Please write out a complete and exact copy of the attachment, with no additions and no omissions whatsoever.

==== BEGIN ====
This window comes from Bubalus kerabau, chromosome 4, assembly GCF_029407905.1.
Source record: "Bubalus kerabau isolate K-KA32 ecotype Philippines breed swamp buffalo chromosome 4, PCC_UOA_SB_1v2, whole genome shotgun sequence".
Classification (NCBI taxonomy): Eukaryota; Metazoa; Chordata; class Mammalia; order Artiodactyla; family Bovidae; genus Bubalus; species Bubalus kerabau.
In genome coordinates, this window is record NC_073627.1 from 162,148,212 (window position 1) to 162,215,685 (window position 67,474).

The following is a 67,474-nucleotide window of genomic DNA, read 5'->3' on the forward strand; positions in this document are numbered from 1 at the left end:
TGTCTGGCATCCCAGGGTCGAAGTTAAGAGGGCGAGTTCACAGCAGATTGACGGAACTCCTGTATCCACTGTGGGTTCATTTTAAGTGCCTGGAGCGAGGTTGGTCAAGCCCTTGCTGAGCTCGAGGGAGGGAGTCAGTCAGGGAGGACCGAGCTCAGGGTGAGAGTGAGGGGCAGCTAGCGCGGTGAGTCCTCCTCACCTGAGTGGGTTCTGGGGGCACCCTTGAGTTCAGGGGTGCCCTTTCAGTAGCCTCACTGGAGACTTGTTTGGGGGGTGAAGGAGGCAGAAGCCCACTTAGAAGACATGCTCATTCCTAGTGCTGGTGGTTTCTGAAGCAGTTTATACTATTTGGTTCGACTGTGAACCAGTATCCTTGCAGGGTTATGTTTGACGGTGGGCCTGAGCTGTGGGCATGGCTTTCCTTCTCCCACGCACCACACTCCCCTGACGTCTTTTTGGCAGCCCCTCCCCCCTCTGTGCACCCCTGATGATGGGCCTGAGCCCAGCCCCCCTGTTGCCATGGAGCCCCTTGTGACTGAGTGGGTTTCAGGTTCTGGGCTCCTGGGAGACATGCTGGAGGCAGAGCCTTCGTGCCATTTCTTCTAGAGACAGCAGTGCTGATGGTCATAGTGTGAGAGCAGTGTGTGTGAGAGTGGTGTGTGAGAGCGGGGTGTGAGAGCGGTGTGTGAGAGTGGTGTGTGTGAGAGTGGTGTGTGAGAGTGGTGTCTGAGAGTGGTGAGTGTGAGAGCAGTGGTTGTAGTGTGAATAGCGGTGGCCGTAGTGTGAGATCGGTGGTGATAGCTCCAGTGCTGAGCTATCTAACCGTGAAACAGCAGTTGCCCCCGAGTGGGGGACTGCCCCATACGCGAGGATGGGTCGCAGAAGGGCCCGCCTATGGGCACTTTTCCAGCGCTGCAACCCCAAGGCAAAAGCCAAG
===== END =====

This window comes from Bubalus kerabau, chromosome 4, assembly GCF_029407905.1.
Source record: "Bubalus kerabau isolate K-KA32 ecotype Philippines breed swamp buffalo chromosome 4, PCC_UOA_SB_1v2, whole genome shotgun sequence".
Classification (NCBI taxonomy): Eukaryota; Metazoa; Chordata; class Mammalia; order Artiodactyla; family Bovidae; genus Bubalus; species Bubalus kerabau.
In genome coordinates, this window is record NC_073627.1 from 162,148,212 (window position 1) to 162,215,685 (window position 67,474).

The following is a 67,474-nucleotide window of genomic DNA, read 5'->3' on the forward strand; positions in this document are numbered from 1 at the left end:
TGTCTGGCATCCCAGGGTCGAAGTTAAGAGGGCGAGTTCACAGCAGATTGACGGAACTCCTGTATCCACTGTGGGTTCATTTTAAGTGCCTGGAGCGAGGTTGGTCAAGCCCTTGCTGAGCTCGAGGGAGGGAGTCAGTCAGGGAGGACCGAGCTCAGGGTGAGAGTGAGGGGCAGCTAGCGCGGTGAGTCCTCCTCACCTGAGTGGGTTCTGGGGGCACCCTTGAGTTCAGGGGTGCCCTTTCAGTAGCCTCACTGGAGACTTGTTTGGGGGGTGAAGGAGGCAGAAGCCCACTTAGAAGACATGCTCATTCCTAGTGCTGGTGGTTTCTGAAGCAGTTTATACTATTTGGTTCGACTGTGAACCAGTATCCTTGCAGGGTTATGTTTGACGGTGGGCCTGAGCTGTGGGCATGGCTTTCCTTCTCCCACGCACCACACTCCCCTGACGTCTTTTTGGCAGCCCCTCCCCCCTCTGTGCACCCCTGATGATGGGCCTGAGCCCAGCCCCCCTGTTGCCATGGAGCCCCTTGTGACTGAGTGGGTTTCAGGTTCTGGGCTCCTGGGAGACATGCTGGAGGCAGAGCCTTCGTGCCATTTCTTCTAGAGACAGCAGTGCTGATGGTCATAGTGTGAGAGCAGTGTGTGTGAGAGTGGTGTGTGAGAGCGGGGTGTGAGAGCGGTGTGTGAGAGTGGTGTGTGTGAGAGTGGTGTGTGAGAGTGGTGTCTGAGAGTGGTGAGTGTGAGAGCAGTGGTTGTAGTGTGAATAGCGGTGGCCGTAGTGTGAGATCGGTGGTGATAGCTCCAGTGCTGAGCTATCTAACCGTGAAACAGCAGTTGCCCCCGAGTGGGGGACTGCCCCATACGCGAGGATGGGTCGCAGAAGGGCCCGCCTATGGGCACTTTTCCAGCGCTGCAACCCCAAGGCAAAAGCCAAG